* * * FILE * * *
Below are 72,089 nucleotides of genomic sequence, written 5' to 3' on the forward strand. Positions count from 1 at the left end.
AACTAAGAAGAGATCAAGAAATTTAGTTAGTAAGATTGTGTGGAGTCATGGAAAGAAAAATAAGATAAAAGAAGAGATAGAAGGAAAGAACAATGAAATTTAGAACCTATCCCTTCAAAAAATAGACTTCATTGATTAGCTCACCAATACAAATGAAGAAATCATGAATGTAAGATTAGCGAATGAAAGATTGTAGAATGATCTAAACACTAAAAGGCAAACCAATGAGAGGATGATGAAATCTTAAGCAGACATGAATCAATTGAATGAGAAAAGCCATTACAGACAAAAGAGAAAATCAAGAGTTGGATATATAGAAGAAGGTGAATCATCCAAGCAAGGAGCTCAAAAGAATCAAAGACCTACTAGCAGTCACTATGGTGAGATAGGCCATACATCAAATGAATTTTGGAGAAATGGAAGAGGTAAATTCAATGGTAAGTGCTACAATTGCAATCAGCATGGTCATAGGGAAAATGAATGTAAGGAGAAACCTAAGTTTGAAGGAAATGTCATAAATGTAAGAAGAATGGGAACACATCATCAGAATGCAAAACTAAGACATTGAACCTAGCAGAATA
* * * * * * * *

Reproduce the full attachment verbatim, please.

Below are 72,089 nucleotides of genomic sequence, written 5' to 3' on the forward strand. Positions count from 1 at the left end.
AACTAAGAAGAGATCAAGAAATTTAGTTAGTAAGATTGTGTGGAGTCATGGAAAGAAAAATAAGATAAAAGAAGAGATAGAAGGAAAGAACAATGAAATTTAGAACCTATCCCTTCAAAAAATAGACTTCATTGATTAGCTCACCAATACAAATGAAGAAATCATGAATGTAAGATTAGCGAATGAAAGATTGTAGAATGATCTAAACACTAAAAGGCAAACCAATGAGAGGATGATGAAATCTTAAGCAGACATGAATCAATTGAATGAGAAAAGCCATTACAGACAAAAGAGAAAATCAAGAGTTGGATATATAGAAGAAGGTGAATCATCCAAGCAAGGAGCTCAAAAGAATCAAAGACCTACTAGCAGTCACTATGGTGAGATAGGCCATACATCAAATGAATTTTGGAGAAATGGAAGAGGTAAATTCAATGGTAAGTGCTACAATTGCAATCAGCATGGTCATAGGGAAAATGAATGTAAGGAGAAACCTAAGTTTGAAGGAAATGTCATAAATGTAAGAAGAATGGGAACACATCATCAGAATGCAAAACTAAGACATTGAACCTAGCAGAATA